"After that we (the crew) were  separated from the passengers and were taken in vans to a small hotel.  We had no idea where our passengers were going.

We learned from the Red Cross that the town of Gander has a  population of 10,400 people and they had about 10,500 passengers to  take care of from all the airplanes that were forced into Gander! We  were told to just relax at the hotel and we would be contacted when  the U.S. airports opened again, but not to expect that call for a  while.

"We found out the total scope of the terror back home  only after getting to our hotel and turning on the TV, 24 hours after  it all started.

"Meanwhile, we had lots of time on our hands  and found that the people of Gander were extremely friendly. They  started calling us the "plane people." We enjoyed their hospitality,  explored the town of Gander and ended up having a pretty good  time.

"Two days later, we got that call and were taken back to  the Gander airport. Back on the plane, we were reunited with the  passengers and found out what they had been doing for the past two  days. What we found out was incredible. "Gander and all the  surrounding communities (within about a 75 Kilometer radius) had  closed all high schools, meeting halls, lodges, and any other large  gathering places. They converted all these facilities to mass lodging  areas for all the stranded travelers. Some had cots set up, some had  mats with sleeping bags and pillows set up.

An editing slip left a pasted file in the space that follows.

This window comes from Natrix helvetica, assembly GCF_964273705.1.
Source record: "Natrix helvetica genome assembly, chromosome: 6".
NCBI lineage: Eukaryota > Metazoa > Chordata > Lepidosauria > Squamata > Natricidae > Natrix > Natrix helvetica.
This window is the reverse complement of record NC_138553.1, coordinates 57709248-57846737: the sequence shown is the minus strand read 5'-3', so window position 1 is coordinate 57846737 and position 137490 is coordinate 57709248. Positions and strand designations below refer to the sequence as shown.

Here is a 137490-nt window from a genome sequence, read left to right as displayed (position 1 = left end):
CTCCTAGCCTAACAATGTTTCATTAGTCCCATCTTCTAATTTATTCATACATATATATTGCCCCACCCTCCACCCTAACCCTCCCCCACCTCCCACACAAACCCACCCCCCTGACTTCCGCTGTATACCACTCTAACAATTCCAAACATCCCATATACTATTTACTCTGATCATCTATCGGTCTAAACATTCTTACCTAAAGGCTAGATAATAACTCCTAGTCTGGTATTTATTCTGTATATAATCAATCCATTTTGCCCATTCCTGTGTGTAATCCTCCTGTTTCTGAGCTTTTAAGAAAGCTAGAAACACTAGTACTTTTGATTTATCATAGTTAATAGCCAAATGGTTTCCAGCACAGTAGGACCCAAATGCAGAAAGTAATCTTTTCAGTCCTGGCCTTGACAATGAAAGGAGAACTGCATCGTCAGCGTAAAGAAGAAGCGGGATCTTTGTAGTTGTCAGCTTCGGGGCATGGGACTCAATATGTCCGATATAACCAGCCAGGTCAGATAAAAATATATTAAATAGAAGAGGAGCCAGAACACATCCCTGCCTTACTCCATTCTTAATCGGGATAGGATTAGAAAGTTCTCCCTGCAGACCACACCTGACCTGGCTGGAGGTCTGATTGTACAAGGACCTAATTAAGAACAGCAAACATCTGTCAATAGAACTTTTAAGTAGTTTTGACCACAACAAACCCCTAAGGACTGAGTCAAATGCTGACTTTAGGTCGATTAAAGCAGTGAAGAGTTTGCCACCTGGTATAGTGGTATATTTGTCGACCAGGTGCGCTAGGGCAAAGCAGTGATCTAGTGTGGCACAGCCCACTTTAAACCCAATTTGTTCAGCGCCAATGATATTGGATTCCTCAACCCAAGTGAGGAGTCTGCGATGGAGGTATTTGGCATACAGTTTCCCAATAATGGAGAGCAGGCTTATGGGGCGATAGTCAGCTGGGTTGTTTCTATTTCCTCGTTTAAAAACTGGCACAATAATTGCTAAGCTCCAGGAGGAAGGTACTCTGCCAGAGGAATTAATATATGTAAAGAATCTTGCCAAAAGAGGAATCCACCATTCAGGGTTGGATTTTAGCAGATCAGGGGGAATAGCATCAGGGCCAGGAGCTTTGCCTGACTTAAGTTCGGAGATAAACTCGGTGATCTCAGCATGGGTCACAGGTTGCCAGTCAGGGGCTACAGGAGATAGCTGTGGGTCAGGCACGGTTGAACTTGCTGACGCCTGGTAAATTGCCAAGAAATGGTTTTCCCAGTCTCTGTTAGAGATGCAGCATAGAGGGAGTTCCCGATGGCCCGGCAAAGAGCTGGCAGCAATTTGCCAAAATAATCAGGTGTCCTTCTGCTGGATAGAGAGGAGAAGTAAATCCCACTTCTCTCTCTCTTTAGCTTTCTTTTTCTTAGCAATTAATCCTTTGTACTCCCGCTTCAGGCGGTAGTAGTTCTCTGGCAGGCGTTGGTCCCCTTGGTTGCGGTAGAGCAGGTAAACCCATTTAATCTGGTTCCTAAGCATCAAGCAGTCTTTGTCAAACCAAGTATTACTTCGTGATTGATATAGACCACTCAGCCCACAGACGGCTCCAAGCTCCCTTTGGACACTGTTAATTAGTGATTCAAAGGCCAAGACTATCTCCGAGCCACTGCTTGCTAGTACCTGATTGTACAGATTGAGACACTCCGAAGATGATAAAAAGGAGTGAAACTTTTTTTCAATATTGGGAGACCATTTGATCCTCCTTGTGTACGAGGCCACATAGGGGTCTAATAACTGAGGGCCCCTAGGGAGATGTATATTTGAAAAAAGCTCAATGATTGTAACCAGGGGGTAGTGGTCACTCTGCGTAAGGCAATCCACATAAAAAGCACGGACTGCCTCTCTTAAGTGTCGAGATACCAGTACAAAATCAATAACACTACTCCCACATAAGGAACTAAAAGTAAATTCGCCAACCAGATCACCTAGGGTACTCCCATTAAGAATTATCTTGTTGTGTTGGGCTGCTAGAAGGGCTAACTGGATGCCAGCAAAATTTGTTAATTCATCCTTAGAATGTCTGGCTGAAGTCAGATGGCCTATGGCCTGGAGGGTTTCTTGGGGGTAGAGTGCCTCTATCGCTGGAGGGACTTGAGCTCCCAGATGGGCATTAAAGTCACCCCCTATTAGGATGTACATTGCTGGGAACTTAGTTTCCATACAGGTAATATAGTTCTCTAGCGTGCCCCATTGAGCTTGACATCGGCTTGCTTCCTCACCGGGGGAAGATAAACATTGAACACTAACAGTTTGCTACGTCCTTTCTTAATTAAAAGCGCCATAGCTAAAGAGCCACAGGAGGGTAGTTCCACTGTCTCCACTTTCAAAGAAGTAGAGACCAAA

"ALL the high  school students were required to volunteer their time to take care of  the "guests." Our 218 passengers ended up in a town called Lewisporte,  about 45 kilometers from Gander where they were put up in a high  school. If any women wanted to be in a women-only facility, that was  arranged. Families were kept together. All the elderly passengers were  taken to private homes.

"Remember that young pregnant lady? She  was put up in a private home right across the street from a 24-hour  Urgent Care facility. There was a dentist on call and both male and  female nurses remained with the crowd for the duration.